The very week that the New Jersey Supreme Court forced the state legislature to address the issue of same sex marriage, a New York court rendered a decision which highlights the differences in the law when same sex and heterosexual couples split-up.
Indeed, “divorcing” same-sex couples are not entitled to equitable distribution. Instead, those couples terminating a relationship that was not recognized as a legal marriage (which also includes heterosexual, but unwed couples), need to explore alternate theories for dividing their jointly acquired assets.
The case of Cytron v. Malinowitz, involved the break-up of a thirteen year domestic partnership. During this long term relationship, the parties acquired a home and accrued valuable retirement accounts, to which both parties were making claims of entitlement. Unquestionably, had the parties been a legally wedded couple, all of the property acquired during the marriage would have been subject to equitable distribution.
Since the domestic partners are not married, the Court, by necessity could not equitably distribute the assets acquired during the relationship. Instead, the Court applied partnership law to distribute the proceeds of the home the domestic partners owned as joint tenants. Each of the litigants was entitled to the return of their respective contribution to the home purchase. The remaining equity was split equally between the parties.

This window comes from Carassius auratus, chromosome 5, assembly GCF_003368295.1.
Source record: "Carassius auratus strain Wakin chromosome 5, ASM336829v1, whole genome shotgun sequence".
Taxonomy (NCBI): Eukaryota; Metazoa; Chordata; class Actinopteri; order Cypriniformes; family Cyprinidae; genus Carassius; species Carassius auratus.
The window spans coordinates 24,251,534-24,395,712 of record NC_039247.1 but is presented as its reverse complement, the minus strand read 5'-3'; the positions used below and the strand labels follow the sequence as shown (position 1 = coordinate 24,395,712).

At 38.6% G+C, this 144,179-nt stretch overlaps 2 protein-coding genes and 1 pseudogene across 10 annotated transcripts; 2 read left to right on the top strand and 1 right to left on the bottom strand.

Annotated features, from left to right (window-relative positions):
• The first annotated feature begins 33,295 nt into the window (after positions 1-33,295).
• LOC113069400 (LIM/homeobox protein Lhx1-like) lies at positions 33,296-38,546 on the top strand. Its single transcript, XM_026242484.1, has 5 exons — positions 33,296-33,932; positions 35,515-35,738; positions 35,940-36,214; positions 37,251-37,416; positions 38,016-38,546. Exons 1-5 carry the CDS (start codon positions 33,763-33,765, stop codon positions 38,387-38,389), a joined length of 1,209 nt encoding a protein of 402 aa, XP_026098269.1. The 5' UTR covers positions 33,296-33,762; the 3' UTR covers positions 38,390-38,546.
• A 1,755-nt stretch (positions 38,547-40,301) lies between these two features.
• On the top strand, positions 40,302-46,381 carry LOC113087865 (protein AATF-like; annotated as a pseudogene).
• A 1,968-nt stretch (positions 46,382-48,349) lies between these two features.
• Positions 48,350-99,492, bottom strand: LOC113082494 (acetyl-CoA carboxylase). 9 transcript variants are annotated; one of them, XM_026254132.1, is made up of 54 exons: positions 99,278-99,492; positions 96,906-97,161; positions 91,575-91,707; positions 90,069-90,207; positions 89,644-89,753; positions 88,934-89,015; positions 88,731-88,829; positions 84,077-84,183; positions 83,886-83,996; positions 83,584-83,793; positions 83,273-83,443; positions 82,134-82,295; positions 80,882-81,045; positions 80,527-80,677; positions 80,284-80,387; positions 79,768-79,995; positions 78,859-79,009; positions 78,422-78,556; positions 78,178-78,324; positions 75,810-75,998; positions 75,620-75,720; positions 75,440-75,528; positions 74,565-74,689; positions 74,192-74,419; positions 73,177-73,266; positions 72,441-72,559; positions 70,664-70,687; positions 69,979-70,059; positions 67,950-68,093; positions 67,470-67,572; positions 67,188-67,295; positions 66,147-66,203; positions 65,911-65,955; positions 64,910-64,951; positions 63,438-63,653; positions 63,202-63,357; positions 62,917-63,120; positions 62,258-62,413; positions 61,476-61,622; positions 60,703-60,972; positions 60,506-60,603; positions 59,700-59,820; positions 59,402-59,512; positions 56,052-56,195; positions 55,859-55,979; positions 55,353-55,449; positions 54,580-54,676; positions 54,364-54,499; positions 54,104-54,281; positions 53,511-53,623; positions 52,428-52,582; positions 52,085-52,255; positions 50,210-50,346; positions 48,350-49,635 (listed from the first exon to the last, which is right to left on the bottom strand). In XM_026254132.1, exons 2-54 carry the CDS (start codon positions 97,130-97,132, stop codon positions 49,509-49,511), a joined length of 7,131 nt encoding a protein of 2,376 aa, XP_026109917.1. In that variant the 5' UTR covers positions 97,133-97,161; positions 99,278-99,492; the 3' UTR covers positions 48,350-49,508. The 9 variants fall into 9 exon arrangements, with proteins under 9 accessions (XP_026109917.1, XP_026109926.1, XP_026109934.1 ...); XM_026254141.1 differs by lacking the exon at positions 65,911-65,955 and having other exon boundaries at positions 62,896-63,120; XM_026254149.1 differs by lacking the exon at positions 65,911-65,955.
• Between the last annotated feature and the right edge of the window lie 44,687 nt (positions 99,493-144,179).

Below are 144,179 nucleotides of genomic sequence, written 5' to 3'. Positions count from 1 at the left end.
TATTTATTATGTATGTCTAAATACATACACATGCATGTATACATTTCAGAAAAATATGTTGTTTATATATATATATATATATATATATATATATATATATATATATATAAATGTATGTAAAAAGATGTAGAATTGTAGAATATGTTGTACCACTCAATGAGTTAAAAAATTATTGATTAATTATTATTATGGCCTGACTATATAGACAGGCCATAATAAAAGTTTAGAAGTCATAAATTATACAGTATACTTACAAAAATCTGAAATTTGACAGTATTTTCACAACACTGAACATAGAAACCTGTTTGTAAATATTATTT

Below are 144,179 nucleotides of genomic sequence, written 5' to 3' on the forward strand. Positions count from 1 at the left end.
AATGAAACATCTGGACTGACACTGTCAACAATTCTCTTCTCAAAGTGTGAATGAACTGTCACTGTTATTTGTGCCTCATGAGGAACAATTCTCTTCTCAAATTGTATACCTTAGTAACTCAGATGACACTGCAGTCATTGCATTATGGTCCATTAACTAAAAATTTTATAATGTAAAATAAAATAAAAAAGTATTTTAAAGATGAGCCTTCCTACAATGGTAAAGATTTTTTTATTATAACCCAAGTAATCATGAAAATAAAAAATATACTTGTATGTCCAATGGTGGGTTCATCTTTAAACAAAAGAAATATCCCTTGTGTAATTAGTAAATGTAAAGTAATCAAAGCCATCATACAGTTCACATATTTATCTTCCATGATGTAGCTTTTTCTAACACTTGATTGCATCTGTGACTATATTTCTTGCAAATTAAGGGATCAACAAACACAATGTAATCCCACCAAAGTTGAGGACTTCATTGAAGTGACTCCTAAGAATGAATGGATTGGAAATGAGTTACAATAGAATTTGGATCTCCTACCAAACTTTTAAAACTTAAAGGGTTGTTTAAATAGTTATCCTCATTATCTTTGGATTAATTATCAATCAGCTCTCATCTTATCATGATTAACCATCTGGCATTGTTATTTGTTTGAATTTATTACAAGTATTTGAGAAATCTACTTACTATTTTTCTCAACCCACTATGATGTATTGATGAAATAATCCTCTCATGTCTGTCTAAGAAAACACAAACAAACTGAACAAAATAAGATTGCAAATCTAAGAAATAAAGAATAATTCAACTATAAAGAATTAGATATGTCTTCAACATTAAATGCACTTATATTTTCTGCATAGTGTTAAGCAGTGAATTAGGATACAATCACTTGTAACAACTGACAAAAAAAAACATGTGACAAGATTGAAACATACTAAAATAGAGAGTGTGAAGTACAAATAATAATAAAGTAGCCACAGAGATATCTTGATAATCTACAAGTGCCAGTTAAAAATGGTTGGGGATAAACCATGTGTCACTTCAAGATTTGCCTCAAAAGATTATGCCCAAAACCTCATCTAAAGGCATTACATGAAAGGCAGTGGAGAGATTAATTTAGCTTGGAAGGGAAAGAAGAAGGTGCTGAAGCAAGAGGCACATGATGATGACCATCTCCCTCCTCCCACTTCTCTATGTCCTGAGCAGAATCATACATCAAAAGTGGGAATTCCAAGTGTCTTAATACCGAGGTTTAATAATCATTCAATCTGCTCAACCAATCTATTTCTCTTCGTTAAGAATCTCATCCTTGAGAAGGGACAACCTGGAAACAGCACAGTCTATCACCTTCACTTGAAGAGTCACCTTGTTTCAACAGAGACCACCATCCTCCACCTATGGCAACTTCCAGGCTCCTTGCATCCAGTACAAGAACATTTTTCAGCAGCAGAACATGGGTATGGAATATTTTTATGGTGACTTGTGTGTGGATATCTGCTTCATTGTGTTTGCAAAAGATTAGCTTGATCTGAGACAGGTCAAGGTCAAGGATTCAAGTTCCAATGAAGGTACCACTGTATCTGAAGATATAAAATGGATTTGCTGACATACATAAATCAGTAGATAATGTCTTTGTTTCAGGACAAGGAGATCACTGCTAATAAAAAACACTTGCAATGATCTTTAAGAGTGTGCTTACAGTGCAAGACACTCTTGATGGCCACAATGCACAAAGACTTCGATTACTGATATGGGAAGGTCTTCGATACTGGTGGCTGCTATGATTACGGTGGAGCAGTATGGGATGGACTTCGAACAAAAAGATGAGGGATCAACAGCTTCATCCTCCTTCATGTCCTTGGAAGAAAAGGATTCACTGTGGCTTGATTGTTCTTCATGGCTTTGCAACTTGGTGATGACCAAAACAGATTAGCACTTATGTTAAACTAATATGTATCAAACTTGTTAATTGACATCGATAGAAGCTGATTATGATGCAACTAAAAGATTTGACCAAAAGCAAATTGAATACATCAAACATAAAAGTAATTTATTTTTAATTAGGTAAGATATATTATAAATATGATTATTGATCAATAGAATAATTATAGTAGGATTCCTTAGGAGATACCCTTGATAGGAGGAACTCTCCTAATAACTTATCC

Citing the recent Court of Appeals case of Hernandez v. Robles, which denied same sex couples the rights of heterosexual married couples, the court declined to “distribute” the portions of the retirement account accumulated during the relationship.
Since the retirement account could not be subject to equitable distribution, one party sought to impose a constructive trust on the asset. In short, a constructive trust is a devise imposed by a court “whenever necessary to satisfy the demand of justice. . . A constructive trust may be imposed in favor of one who transfers property in reliance of a promise originating in a confidential relationship, where the transfer results in the unjust enrichment of the other.”
In Cytron, though the trial court found there was a relationship of trust between the parties, it failed to find that there was any representation to share in the pension assets. Therefore, in the absence of an agreement, the pension assets were not distributable. Had this been a legally married couple, the pension assets would, as a matter of law, be a marital asset and would be subject to the claims of the non-titled spouse.
As a footnote to the issue of same sex marriage, any expansion of the right to wed would, by necessity, have a corresponding effect on divorce and distribution of “marital property.”